In the fall of 1986 I visited my parents. During that short stay I bought a student model classical guitar in a shop in Köln. I think it cost me around $300-500. During the first recording sessions for what became NF, in January and February of 1989, this was the guitar I used. The first phase of recording for NF included these pieces: Barcelona Nights, Heart Still/Beating, Waiting 4 Stars to Fall, Road 2 Her/Home, and several more. I have never actually sat down to listen to the difference between, say, the guitar sound of 2 the Night and Barcelona Nights, which were played on two different guitars.
In late Spring of 1989 I bought a guitar from Lorenzo Pimentel, in Albuquerque, that was used during the second phase of recording sessions for NF, in May and June of 1989, as well as to record Poets + Angels and Borrasca.
Sometime in 1991 I bought a guitar from Eric Sahlin that was first used on Solo Para Ti. That guitar, a Blanca Flamenco model, shown on the cover of Solo Para Ti, was with me for a long time and can be heard on every album released between 1992 and 2002.
In 2003 I started using a guitar made by Lester DeVoe and I have played his guitars ever since. I played a Negra model 2003-2014 and since then I have been in love with a Blanca model that was built in 2005 and that I still play today and which can be heard on Fete and vision 2020.
Blanca Flamenco guitars generally have cedar tops and cypress sides and back. Negra Flamenco guitars utilize rosewood sides and back instead of the cypress.
- 1986-1989: Nameless Spanish Classical Guitar
- 1989-1992: Loranzo Pimentel Negra Flamenco Guitar
- 1992-2002: Eric Sahlin Blanca Flamenco Guitar
- 2002-2014: Lester DeVoe Negra Flamenco Guitar
- 2015-Present: Lester DeVoe Blanca Flamenco Guitar
While those were the main guitars I also used a Midi-Flamenco Guitar by Keith Vizcarra, first played on the song “Lush”, on The Hours Between Night + Day, and a Negra Flamenco by Keith Vizcarra, used on Leaning Into the Night and several other albums.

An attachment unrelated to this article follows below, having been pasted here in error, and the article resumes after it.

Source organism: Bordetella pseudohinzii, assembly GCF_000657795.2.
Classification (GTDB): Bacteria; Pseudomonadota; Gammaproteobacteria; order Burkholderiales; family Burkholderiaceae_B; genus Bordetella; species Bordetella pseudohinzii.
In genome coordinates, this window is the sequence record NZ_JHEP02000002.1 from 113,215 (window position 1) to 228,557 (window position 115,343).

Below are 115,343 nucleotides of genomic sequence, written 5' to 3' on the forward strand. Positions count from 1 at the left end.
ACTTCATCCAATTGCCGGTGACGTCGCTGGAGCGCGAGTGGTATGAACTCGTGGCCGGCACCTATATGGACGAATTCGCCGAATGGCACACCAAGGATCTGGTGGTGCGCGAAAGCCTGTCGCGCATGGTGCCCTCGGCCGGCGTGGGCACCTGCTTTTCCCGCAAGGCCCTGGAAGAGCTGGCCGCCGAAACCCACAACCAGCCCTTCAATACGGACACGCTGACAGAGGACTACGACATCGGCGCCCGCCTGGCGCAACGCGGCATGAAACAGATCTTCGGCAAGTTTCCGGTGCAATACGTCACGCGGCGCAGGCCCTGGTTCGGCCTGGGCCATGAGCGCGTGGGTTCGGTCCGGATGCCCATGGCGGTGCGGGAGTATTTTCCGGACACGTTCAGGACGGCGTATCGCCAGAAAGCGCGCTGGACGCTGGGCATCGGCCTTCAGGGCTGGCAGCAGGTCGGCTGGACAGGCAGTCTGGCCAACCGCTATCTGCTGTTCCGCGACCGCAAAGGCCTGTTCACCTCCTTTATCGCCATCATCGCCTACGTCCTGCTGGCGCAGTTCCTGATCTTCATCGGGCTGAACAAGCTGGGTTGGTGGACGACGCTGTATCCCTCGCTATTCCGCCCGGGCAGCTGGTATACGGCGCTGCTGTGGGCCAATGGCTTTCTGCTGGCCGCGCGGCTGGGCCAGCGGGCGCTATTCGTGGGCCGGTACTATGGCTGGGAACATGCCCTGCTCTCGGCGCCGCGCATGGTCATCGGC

What can be learned here is that the value of a guitar does not determine a successful album. NF clearly sold more copies than any album I have recorded and yet it was recorded on a very inexpensive guitar in a tiny studio with a 1/2″ 16 track analog recorder – when industry standard at the time were 1″ 24 track machines. Sometimes the idea is more important than the material used to convey the idea.
I have often used surfing analogies, despite never having surfed in my life. For example:
In order to catch a wave you have to be in the ocean with your surfboard. In other words, you have to create in order to, perhaps, catch a cultural wave of recognition.
Even if you are out there, waiting for a wave, it doesn’t mean that a suitable wave comes along. You can produce work after work, but it may not gain traction with an audience.
Sometimes you are in the ocean AND a suitable wave comes along AND you manage to surf it as far as it can carry you… and then you have to make a second and third album! As my friend Al Masocco, my product manager at Epic Records in the Nineties, liked to point out you have a lifetime to create your first album and about a year or two to create the second one.